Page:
Basic Workflow to Read and Write Data over UDP

This example shows the basic workflow of text read and write operations with a UDP object connected to a remote instrument.

The instrument used is an echo server on a Linux-based PC. An echo server is a service available from the operating system that returns (echoes) received data to the sender. The host name is daqlab11 and the port number is 7. The host name is assigned by your network administrator.

  1. Create an instrument object — Create a UDP object associated with daqlab11.

    u = udp('daqlab11',7);
  2. Connect to the instrument — Connect u to the echo server.

    fopen(u)
  3. Write and read data — You use the fprintf function to write text data to the instrument. For example, write the following string to the echo server.

    fprintf(u,'Request Time')

    UDP sends and receives data in blocks that are called datagrams. Each time you write or read data with a UDP object, you are writing or reading a datagram. For example, the string sent to the echo server constitutes a datagram with 13 bytes — 12 ASCII bytes plus the line feed terminator.

    You use the fscanf function to read text data from the echo server.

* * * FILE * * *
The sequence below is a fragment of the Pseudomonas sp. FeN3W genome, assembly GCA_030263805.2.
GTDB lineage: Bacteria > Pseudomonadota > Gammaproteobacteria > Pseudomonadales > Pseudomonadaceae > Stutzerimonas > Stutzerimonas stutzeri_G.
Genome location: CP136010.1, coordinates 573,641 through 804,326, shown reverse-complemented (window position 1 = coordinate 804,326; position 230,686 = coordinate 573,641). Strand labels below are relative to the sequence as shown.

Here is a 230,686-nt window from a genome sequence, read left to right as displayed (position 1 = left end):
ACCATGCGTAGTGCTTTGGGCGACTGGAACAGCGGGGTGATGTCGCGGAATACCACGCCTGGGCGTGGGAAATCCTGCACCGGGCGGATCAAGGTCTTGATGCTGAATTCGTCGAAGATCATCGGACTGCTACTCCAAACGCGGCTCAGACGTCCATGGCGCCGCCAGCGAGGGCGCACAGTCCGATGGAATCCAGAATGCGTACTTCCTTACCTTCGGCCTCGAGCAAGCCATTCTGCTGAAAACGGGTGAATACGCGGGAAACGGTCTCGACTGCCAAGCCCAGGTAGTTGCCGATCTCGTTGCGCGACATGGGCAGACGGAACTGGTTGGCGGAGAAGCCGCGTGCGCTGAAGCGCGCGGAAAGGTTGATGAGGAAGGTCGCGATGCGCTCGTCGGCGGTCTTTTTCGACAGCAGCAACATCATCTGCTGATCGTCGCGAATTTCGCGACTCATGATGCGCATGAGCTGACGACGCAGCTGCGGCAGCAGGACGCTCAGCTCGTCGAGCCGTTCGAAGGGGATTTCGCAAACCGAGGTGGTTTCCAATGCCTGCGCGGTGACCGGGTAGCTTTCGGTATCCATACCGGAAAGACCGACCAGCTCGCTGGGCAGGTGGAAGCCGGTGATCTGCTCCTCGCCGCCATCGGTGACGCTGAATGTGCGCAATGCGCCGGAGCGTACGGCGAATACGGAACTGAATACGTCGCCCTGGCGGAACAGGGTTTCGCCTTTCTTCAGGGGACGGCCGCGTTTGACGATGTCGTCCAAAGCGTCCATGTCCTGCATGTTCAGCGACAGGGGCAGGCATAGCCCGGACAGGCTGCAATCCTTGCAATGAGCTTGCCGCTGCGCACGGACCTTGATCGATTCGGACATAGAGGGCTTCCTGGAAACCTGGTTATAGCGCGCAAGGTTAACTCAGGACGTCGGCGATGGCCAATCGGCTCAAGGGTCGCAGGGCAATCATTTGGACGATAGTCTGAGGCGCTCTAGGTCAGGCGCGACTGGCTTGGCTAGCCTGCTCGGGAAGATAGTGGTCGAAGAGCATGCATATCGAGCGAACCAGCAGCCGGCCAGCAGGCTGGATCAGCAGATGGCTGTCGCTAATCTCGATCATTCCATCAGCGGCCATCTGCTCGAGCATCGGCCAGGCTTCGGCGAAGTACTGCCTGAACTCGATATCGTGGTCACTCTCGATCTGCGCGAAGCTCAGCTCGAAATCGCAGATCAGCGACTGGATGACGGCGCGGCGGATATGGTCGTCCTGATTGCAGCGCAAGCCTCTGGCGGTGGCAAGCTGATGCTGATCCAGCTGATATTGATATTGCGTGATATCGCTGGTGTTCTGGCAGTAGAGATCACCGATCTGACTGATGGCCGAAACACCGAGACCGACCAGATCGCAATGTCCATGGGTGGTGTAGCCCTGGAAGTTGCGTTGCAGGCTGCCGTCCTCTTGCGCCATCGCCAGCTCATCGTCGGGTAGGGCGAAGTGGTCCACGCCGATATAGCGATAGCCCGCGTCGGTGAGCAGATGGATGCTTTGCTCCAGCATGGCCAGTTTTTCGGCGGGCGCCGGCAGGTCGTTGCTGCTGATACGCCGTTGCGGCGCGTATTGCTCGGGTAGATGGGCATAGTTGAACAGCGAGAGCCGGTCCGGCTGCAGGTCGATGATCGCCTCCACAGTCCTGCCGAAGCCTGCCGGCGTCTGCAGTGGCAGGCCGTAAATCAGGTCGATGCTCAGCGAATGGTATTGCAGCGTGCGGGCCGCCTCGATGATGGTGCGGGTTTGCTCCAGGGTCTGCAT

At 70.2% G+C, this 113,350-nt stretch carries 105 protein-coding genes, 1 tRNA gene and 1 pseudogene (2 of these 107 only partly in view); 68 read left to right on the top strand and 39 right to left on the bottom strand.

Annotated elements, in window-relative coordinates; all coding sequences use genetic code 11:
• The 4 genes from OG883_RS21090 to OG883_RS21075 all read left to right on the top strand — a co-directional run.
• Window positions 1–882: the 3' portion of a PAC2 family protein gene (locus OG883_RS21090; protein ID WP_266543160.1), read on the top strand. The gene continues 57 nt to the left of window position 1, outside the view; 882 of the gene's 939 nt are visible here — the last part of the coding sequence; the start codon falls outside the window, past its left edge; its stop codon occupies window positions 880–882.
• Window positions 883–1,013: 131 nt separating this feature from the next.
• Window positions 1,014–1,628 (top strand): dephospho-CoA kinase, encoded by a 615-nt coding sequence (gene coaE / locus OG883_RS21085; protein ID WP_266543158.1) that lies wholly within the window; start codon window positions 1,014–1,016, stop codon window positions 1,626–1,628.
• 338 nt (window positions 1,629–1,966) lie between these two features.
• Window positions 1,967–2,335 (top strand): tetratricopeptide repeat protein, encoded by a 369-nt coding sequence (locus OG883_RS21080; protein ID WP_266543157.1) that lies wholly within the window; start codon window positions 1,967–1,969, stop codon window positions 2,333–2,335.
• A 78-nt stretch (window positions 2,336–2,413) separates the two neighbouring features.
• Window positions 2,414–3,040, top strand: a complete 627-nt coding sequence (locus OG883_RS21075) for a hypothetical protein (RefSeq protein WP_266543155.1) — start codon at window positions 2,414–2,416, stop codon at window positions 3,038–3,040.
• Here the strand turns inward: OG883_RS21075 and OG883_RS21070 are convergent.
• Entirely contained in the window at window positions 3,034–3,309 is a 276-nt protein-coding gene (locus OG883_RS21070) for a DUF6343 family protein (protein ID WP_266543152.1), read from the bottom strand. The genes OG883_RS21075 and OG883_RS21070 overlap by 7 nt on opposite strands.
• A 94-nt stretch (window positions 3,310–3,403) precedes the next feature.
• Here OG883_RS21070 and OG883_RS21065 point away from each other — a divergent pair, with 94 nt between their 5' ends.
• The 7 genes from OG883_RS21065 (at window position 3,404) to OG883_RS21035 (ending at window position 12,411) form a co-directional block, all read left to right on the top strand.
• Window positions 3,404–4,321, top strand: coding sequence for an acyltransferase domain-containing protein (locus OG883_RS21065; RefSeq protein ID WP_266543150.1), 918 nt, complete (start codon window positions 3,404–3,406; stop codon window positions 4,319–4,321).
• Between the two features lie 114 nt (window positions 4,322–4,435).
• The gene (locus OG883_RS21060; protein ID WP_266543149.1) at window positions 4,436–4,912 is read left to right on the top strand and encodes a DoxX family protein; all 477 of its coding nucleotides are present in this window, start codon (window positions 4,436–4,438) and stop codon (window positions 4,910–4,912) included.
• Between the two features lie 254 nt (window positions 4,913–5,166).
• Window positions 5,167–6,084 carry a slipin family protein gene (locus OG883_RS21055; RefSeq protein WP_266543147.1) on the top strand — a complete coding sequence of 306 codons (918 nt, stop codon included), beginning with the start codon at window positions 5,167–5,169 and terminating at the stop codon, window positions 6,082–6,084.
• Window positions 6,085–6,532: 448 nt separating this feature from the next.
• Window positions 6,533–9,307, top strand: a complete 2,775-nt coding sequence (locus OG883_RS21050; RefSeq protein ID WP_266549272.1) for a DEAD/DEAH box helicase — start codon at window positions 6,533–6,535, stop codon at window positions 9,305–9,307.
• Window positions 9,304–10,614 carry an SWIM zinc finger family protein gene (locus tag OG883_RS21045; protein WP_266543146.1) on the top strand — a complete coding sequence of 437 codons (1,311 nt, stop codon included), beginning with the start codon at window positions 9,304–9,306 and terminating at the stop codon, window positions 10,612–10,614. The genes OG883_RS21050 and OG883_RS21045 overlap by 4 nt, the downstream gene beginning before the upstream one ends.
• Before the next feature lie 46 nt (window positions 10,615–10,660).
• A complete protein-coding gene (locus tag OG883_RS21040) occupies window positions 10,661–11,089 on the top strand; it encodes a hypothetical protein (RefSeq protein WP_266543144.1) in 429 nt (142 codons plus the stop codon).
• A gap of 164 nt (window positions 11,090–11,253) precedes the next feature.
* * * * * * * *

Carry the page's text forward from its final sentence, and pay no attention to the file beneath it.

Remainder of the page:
fscanf(u)
    ans =
    Request Time

    The DatagramTerminateMode property indicates whether a read operation terminates when a datagram is received. By default, DatagramTerminateMode is on and a read operation terminates when a datagram is received. To return multiple datagrams in one read operation, set DatagramTerminateMode to off.

    The following commands write two datagrams. Note that only the second datagram sends the terminator character.

    fprintf(u,'%s','Request Time')
    fprintf(u,'%s\n','Request Time')

    Since DatagramTerminateMode is off, fscanf reads across datagram boundaries until the terminator character is received.

    u.DatagramTerminateMode = 'off'
    data = fscanf(u)
    data =
    Request TimeRequest Time
  4. Disconnect and clean up — When you no longer need u, you should disconnect it from the host, and remove it from memory and from the MATLAB® workspace.

    fclose(u)
    delete(u)
    clear u

Note

UDP ports can be shared by other applications to allow for multiple applications to listen to the UDP datagrams on that port. This allows for the ability to listen to UDP broadcasts on the same local port number in both MATLAB and other applications. You can enable and disable this capability with a new property of the UDP object called EnablePortSharing. See Enable Port Sharing over UDP.